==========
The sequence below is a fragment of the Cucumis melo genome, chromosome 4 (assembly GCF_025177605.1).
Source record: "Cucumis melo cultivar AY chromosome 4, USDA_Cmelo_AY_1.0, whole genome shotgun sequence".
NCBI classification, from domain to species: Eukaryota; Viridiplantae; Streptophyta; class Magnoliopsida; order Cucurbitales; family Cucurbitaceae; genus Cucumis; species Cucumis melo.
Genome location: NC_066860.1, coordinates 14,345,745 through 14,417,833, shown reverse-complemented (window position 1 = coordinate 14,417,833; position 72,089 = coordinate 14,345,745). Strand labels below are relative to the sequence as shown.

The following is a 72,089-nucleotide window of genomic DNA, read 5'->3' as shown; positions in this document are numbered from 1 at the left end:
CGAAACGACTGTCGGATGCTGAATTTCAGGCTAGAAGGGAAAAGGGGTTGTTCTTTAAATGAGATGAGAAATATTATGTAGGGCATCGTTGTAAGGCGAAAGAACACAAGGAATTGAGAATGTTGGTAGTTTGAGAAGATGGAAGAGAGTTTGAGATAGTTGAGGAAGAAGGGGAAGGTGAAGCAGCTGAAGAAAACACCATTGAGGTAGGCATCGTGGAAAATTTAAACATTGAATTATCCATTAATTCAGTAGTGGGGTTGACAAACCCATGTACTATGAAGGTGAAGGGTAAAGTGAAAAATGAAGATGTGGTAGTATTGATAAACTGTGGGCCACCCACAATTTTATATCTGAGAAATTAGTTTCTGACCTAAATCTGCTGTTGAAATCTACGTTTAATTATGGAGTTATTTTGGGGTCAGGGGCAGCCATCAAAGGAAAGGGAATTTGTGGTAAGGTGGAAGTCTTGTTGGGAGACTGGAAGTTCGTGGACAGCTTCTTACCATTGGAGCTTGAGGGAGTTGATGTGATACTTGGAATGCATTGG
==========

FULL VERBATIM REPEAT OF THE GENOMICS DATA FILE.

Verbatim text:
The sequence below is a fragment of the Cucumis melo genome, chromosome 4 (assembly GCF_025177605.1).
Source record: "Cucumis melo cultivar AY chromosome 4, USDA_Cmelo_AY_1.0, whole genome shotgun sequence".
NCBI classification, from domain to species: Eukaryota; Viridiplantae; Streptophyta; class Magnoliopsida; order Cucurbitales; family Cucurbitaceae; genus Cucumis; species Cucumis melo.
Genome location: NC_066860.1, coordinates 14,345,745 through 14,417,833, shown reverse-complemented (window position 1 = coordinate 14,417,833; position 72,089 = coordinate 14,345,745). Strand labels below are relative to the sequence as shown.

The following is a 72,089-nucleotide window of genomic DNA, read 5'->3' as shown; positions in this document are numbered from 1 at the left end:
CGAAACGACTGTCGGATGCTGAATTTCAGGCTAGAAGGGAAAAGGGGTTGTTCTTTAAATGAGATGAGAAATATTATGTAGGGCATCGTTGTAAGGCGAAAGAACACAAGGAATTGAGAATGTTGGTAGTTTGAGAAGATGGAAGAGAGTTTGAGATAGTTGAGGAAGAAGGGGAAGGTGAAGCAGCTGAAGAAAACACCATTGAGGTAGGCATCGTGGAAAATTTAAACATTGAATTATCCATTAATTCAGTAGTGGGGTTGACAAACCCATGTACTATGAAGGTGAAGGGTAAAGTGAAAAATGAAGATGTGGTAGTATTGATAAACTGTGGGCCACCCACAATTTTATATCTGAGAAATTAGTTTCTGACCTAAATCTGCTGTTGAAATCTACGTTTAATTATGGAGTTATTTTGGGGTCAGGGGCAGCCATCAAAGGAAAGGGAATTTGTGGTAAGGTGGAAGTCTTGTTGGGAGACTGGAAGTTCGTGGACAGCTTCTTACCATTGGAGCTTGAGGGAGTTGATGTGATACTTGGAATGCATTGG